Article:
MF Snoqualmie Report

Discussion in 'Fly Fishing Forum' started by kbromer, Aug 4, 2008.

  1. Xander

    Xander Member

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    So CoastalCutt,

    What are you doing differently to catch those lunkers?
     
  2. troutingham

    troutingham Member

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    I have landed a 20" inch trout, twice, same spot same time of year with the same fly . The second time I caught it was killed, not intentionally and not by me but by a gear fishermans 2 ot hook and 10lb line. When I beached it was bleeding profusely out of the anus with a 1 oz banana weight hanging from the line. I brought to patricks fly shop and had it measured 20 maybe 21, then I took it into the wsdof office where I made a complaint about kids snorkeling and harpooning fish. Game warden put a bulletproof vest on me and we headed up to North Bend together and busted them. He gave me the harpoon, I still have it but what I really want is the picture of that fish which was stolen out of the car weeks later at the spot I park on the S fork. It was gorgeous mature with beautiful brown coloration and bright red cheeks and very pronounce hooked nose and Jaw like spawning colors. Same spot, same time of year, same fly, same fish. I'll never forget how misplaced this grandaddy fish looked in that tiny clear stream.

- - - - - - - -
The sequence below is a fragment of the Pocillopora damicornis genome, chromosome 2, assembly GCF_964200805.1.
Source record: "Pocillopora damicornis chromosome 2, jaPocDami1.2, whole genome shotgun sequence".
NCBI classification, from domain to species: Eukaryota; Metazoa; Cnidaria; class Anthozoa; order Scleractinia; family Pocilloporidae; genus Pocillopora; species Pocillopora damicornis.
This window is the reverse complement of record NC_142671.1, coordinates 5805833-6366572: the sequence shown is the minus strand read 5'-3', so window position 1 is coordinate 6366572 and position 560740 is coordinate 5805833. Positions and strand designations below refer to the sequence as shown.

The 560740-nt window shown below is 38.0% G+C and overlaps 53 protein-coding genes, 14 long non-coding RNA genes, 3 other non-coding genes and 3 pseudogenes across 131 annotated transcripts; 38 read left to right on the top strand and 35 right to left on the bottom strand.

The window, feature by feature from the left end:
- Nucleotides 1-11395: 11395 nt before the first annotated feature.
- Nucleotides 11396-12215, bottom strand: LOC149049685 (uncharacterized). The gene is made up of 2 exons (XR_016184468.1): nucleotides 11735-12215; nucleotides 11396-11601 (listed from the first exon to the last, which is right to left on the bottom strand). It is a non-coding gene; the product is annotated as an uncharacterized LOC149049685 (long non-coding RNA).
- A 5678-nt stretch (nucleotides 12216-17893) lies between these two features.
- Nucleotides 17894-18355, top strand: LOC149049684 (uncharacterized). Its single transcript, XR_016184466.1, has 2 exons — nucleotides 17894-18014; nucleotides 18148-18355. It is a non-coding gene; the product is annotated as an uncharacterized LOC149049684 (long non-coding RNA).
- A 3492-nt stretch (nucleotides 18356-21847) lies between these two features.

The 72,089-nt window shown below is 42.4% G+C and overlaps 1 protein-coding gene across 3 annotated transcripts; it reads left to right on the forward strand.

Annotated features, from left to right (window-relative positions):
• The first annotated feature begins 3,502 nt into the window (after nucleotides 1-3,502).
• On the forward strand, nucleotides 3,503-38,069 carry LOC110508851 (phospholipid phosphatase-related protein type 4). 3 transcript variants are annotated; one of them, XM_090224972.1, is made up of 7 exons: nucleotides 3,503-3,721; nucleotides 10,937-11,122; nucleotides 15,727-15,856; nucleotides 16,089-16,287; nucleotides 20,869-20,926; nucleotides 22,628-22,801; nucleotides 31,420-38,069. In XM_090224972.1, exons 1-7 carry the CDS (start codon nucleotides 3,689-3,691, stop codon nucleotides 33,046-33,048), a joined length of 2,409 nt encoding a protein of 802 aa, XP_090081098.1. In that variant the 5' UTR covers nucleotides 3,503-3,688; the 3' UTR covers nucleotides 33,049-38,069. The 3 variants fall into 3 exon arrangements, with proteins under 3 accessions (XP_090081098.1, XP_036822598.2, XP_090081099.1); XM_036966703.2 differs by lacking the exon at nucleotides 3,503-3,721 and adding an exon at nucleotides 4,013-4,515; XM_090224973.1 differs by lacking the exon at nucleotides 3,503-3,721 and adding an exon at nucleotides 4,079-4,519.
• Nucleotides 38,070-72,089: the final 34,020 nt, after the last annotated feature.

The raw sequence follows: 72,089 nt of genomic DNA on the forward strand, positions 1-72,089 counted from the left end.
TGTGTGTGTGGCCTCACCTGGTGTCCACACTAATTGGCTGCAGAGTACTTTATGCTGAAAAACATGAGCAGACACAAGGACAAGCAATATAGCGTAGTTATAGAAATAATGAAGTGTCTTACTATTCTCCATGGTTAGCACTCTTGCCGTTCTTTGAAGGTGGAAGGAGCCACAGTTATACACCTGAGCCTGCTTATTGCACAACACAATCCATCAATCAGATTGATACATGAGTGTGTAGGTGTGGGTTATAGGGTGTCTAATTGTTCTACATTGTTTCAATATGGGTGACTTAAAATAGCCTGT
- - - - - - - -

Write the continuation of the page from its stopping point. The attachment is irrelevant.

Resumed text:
3. Jim Speaker

    Jim Speaker Active Member

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    Hm... seems that I need to expand my range on the forks. Had no idea there were sizable fish in there. Thanks for sharing :D Big fish or not, however, what a beautiful place to fish.
     
  4. Richard Olmstead

    Richard Olmstead BigDog

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    It sounds like he knows where they are, for one!
    D
     
  5. James St. Clair

    James St. Clair stclairj

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    Kent-